Take care with mobile phones: Health report
LONDON - No hard evidence exists to show mobile phones damage health but users -- especially children -- should take care, UK scientists said in a survey Tuesday.
"We are still recommending a precautionary approach because there is still no hard evidence that the health of the public in general has been adversely affected by the use of mobile phone technologies," NRPB chairman Sir William Stewart told a news conference.
But Stewart added that he did not think he could put his hand on his heart and say mobile phones are totally safe because the technology is relatively new and is evolving so rapidly it is outstripping the analysis of any potential impact on health.
Some research suggests radio frequency fields could interfere with biological systems but it has not been possible to carry out long-term studies.
The Mobile Operators Association in Britain, which represents operators on health and planning, welcomed the report.
"The key point of the NRPB advice is that there is no hard information linking the use of mobile telephony with adverse health effects," said its executive director Mike Dolan in a statement.
CHILDREN MAY BE MORE VULNERABLE
Children might be more vulnerable because their nervous system is still developing, they have a greater absorption of energy in the tissues of the head and they would have a longer lifetime exposure than adults, according to the report.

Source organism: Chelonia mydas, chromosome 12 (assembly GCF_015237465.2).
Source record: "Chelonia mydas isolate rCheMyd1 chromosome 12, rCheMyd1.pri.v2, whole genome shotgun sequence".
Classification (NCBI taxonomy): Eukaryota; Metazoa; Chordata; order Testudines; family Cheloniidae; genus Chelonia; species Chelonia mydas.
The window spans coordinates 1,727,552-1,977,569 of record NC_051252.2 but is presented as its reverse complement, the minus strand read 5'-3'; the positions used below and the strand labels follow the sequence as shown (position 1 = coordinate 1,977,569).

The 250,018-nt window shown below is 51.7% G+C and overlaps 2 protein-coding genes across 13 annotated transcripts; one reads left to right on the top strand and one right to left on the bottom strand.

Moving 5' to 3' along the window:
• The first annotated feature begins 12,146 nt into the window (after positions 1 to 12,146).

Stewart recommended children use mobiles phones for as short a time as possible. They should text instead and use a phone with a low SARS value. Specific Absorption Rate (SAR) is the measure of the rate of energy absorption in body tissue.
"We have got to be cautious. We can't say there will be no effects," he added.
Mobile phones have become a $100 billion a year industry. About 650 million are expected to be sold to consumers this year and over 1.5 billion people around the world use one.
Third generation, 3G phones, which emit higher rates of radiation than earlier models are now marketed in Britain and elsewhere.
The report also called for the monitoring of base stations, including new 3G stations and Terrestrial Trunked Radio (TETRA), used by police.
Stewart said studies suggesting mobile phones can cause non malignant brain tumors, cognitive impairment or DNA damage should be not be dismissed but more research is needed.
"The general public, the man in the street, must be able to get information easily and he must be able to get it readily," he added.